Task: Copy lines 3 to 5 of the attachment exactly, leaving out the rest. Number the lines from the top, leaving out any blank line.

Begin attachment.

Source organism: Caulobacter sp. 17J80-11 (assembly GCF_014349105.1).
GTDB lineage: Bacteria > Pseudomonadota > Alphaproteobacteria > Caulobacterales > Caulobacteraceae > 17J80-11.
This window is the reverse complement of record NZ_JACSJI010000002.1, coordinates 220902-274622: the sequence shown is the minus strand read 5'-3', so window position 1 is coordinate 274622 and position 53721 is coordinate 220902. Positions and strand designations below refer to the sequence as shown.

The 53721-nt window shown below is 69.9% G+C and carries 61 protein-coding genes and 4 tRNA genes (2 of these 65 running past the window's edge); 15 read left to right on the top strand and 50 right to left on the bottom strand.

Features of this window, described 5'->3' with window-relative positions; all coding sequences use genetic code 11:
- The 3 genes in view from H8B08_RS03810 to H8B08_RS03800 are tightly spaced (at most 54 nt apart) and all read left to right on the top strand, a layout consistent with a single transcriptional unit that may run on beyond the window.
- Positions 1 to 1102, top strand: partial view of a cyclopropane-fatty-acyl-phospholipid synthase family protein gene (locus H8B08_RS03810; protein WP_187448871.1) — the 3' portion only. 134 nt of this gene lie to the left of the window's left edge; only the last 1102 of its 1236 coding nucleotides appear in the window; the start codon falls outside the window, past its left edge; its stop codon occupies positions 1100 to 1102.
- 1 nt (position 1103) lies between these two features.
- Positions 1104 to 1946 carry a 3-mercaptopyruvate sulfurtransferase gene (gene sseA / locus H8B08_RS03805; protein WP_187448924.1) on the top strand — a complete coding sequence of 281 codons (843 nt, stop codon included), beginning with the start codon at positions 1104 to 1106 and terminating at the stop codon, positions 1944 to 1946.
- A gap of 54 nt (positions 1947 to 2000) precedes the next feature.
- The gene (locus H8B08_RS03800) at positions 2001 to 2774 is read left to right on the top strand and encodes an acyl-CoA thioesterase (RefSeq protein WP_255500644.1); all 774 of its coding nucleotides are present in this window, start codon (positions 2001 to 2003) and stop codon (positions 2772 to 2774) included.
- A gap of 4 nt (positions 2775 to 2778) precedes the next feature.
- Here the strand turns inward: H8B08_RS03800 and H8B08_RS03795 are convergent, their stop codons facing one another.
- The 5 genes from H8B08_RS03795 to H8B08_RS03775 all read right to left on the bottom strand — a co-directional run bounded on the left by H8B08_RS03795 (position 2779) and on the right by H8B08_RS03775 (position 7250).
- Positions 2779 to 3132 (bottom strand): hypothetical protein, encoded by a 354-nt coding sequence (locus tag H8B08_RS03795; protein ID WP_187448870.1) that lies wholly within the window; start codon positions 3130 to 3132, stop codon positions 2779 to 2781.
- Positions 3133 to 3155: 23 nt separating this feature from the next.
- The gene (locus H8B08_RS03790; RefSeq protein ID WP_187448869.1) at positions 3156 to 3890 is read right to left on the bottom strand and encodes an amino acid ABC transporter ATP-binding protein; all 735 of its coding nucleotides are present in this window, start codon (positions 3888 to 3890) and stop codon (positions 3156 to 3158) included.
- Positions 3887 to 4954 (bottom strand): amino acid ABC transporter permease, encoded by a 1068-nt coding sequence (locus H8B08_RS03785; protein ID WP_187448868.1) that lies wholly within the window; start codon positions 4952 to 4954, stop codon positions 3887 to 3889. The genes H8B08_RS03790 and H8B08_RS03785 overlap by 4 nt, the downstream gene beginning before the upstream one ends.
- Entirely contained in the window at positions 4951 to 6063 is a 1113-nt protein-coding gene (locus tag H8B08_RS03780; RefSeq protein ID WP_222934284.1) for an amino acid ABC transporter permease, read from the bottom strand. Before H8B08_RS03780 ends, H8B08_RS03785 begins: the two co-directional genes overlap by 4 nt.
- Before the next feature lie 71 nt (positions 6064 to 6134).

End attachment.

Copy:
This window is the reverse complement of record NZ_JACSJI010000002.1, coordinates 220902-274622: the sequence shown is the minus strand read 5'-3', so window position 1 is coordinate 274622 and position 53721 is coordinate 220902. Positions and strand designations below refer to the sequence as shown.

The 53721-nt window shown below is 69.9% G+C and carries 61 protein-coding genes and 4 tRNA genes (2 of these 65 running past the window's edge); 15 read left to right on the top strand and 50 right to left on the bottom strand.

Features of this window, described 5'->3' with window-relative positions; all coding sequences use genetic code 11: